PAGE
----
Li: ritual, propriety, etiquette. Hsiao: love within the family (parents for children and children for parents. Yi: righteousness--the noblest way to act in a situation. Xin: honesty and trustworthiness. Jen: benevolence, humaneness towards others. Chung: loyalty to the state and authority. --Confucius (Kong Fuzi)

All articles appear in reverse chronological order [newest first].

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I believe the past is relevant, sometimes more than others of course. In most cases we are seeing history being repeated, so it is most relevant.

Friday, January 30, 2015

Cost of Intolerance is too High.

REPOSTED from 12-31-2005

[Indianapolis Star, Tom Ehrich 2006]jimmyc

If I listened to how others define Christian identity, I could never receive Holy Communion at a Roman Catholic altar, feel at home in half the Anglican Communion, feel loved by God without changing political parties, or expect to fly away during the Rapture.
     In fact, by the time I was cast adrift by all those who fight culture wars , political wars, ethical wars and theological wars by banishing others from the Christian fold, I would find myself on a small island with a handful of like minded exiles.
     Who would my fellow misfits be?  Middle aged white males who play golf, drive sports cars, mow grass, vote for liberals, pray in the morning, question tradition and drink caffeinated coffee?  Sounds a might narrow to me.
     I would miss the rest of the rainbow, even those whose views I find annoying.  They might even miss me.

     After all, knowing begins in the discovery of not knowing, and if development is fundamentally dialectical -we grow by grappling with opposites- and if God made us different for a reason, and if faith is a journey to a new land -as it was for Abraham, Moses, David, Jesus, Paul and all those in whose names we argue so righteously- standing proudly still among the select will make one stupid, immature, rigid, and self-serving.  Not to mention blind and lonely.
     So let's not drum each other out of the Christian movement.  I doubt that God is displeased by our diversity or surprised by our missing the mark.
     If we must disagree -and I believe we must, for how else will we learn anything?- let's disagree by listening as well as speaking, by honoring as well as disputing.  More "Ahas" of discovery, fewer shouts of triumph.  More singing of hymns, less voting on exclusionary rules.  More questions, less certainty.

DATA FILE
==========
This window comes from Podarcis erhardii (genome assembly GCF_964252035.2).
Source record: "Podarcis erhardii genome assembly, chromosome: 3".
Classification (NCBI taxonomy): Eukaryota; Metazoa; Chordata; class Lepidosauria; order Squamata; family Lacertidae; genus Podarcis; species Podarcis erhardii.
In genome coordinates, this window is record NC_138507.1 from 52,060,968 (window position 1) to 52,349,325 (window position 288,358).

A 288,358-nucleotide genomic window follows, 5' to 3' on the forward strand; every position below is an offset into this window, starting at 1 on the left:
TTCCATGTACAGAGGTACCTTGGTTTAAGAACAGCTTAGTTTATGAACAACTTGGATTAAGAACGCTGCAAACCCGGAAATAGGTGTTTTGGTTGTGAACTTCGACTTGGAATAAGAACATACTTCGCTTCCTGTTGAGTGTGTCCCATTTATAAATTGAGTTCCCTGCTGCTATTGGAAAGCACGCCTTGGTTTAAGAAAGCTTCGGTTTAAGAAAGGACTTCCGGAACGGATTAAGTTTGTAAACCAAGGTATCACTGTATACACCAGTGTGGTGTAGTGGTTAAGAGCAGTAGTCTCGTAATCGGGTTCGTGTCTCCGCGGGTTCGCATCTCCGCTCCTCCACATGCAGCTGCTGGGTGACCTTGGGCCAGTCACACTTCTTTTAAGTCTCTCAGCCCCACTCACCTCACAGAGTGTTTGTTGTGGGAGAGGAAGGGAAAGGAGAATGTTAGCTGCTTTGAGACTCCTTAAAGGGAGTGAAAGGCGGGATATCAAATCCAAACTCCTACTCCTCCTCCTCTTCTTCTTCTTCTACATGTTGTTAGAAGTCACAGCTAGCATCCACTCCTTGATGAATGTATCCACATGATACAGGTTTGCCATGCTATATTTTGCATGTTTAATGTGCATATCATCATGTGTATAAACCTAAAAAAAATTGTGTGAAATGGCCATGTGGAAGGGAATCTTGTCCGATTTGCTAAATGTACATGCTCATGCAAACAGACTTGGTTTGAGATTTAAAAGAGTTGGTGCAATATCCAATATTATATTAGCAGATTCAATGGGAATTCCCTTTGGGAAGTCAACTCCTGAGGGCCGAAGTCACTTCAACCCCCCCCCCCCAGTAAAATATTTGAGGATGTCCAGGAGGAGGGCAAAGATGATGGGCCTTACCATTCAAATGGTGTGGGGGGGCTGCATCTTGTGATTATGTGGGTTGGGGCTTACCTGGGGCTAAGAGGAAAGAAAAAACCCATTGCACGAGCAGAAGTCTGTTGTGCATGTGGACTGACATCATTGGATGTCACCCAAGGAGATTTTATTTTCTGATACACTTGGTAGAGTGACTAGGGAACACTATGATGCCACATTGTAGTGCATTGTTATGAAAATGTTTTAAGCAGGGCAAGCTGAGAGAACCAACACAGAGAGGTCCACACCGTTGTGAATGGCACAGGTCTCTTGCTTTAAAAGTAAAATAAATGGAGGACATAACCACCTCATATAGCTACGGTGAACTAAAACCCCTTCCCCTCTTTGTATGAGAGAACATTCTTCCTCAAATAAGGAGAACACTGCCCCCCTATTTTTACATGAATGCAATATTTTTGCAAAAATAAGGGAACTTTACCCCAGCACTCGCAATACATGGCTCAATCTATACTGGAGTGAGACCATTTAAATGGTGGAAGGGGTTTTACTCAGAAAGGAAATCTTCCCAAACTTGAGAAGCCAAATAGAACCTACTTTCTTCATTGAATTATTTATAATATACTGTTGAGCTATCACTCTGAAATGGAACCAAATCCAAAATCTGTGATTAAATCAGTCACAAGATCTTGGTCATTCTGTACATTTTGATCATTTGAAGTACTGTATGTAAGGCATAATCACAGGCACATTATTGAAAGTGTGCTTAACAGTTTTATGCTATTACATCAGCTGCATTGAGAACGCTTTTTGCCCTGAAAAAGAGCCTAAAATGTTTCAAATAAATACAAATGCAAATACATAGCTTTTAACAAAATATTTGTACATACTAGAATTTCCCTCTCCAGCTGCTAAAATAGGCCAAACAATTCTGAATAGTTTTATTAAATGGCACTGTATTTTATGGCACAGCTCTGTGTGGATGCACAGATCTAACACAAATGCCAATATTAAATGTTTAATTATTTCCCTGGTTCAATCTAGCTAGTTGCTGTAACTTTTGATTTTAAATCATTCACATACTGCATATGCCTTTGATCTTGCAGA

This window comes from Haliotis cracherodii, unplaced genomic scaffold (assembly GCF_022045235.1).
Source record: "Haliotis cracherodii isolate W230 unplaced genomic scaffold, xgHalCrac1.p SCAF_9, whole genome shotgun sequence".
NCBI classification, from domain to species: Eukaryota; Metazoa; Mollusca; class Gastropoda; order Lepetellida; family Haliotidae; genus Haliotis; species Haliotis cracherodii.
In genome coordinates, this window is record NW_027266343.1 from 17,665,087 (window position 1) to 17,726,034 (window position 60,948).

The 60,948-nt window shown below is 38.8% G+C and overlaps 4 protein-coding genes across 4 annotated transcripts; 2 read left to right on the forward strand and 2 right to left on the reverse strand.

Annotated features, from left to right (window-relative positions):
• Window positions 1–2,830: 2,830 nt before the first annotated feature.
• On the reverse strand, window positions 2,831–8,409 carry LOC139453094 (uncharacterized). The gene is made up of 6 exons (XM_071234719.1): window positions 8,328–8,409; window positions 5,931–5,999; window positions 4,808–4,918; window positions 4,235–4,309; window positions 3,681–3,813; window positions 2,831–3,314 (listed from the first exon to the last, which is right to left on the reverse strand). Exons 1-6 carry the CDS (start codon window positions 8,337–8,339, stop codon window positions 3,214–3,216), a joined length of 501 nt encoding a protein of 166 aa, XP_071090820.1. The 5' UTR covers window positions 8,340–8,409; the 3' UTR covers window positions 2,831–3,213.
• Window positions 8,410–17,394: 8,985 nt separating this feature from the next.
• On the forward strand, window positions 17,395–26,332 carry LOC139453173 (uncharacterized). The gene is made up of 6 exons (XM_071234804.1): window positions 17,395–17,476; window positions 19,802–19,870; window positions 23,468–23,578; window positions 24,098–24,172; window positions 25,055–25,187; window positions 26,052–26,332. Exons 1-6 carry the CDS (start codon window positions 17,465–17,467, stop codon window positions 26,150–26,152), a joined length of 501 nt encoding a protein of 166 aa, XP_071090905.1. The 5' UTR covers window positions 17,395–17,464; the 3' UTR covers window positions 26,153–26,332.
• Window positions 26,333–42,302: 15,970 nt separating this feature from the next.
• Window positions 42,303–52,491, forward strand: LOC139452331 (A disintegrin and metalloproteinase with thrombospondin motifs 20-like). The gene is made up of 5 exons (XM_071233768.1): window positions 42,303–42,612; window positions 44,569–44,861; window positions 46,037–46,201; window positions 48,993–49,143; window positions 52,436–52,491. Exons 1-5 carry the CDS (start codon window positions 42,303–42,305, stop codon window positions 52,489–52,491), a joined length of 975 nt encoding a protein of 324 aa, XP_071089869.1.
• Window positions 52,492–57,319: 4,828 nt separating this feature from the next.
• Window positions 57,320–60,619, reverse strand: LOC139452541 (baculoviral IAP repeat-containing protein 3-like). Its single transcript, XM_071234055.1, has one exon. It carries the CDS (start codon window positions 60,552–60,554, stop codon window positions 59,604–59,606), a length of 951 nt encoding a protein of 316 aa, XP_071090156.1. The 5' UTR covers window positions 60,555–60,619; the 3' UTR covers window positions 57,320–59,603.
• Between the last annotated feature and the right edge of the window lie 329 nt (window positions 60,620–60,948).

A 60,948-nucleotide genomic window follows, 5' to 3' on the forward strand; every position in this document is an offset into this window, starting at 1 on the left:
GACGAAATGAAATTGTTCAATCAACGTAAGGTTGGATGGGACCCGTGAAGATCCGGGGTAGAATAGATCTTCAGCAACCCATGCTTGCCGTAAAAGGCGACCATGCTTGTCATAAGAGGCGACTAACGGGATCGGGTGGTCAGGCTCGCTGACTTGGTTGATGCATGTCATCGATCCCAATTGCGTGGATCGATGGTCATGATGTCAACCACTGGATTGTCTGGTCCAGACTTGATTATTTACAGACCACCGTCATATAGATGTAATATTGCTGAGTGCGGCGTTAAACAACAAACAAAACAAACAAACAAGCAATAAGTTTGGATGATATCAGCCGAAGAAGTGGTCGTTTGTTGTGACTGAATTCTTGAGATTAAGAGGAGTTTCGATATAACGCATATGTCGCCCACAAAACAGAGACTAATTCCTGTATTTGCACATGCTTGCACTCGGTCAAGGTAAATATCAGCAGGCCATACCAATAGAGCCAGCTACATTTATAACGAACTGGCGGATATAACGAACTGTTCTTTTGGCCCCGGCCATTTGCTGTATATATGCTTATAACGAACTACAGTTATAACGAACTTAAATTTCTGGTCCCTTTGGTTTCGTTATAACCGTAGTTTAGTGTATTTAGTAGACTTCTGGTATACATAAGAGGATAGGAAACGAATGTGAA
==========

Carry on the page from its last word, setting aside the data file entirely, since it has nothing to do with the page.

After all, Zacchaeus didn't cease to be a "son of Abraham" just because he chose an occupation disliked by the righteous.  The promise to Abraham remained open to Zacchaeus even when he strayed from the grumblers' preferred path.  Jesus expected Zacchaeus to be transformed.  But transformation was a consequence of God's love, not an entrance requirement.

Christians don't have much experience in being open-minded.  In our  predisposition to judge each other -sort, sift, label, dismiss- we conclude that some are beyond reach, some are dangerous and shouldn't be allowed indoors, and some will spend eternity wishing they had been more like us.  Such attitudes make us blight.
     It is time we did better.  As we should have learned in this years dreadful presidential campaign, as well as in denominational paralysis and in bodies being turned into bombs, the cost of religious intolerance has gotten too high.
     Politicians who wrap themselves in religious certainty are frightening.  Clerics who conflate faith, patriotism and their narrow opinions into a single formula for victory are no less frightening.
     It is time to ratchet down the invective.  We have played with fire -demonizing our political opponents, introducing religious imperatives into civic discourse, confusing cultural developments with divine plans- and we are getting burned, to the point that many simply cannot imagine God as caring for entire categories of humanity.
     That might be a comforting depiction of a sides-taking, exclusionary God, but it is profoundly at odds with the Gospel.

It is time we saw ourselves as God sees us, as something more akin to a Grand Central Station, with many doors in and many trains onward; or a house with many rooms, a city with many houses, a land with many cities, a planet with many lands, a universe stretching beyond anything we can comprehend.


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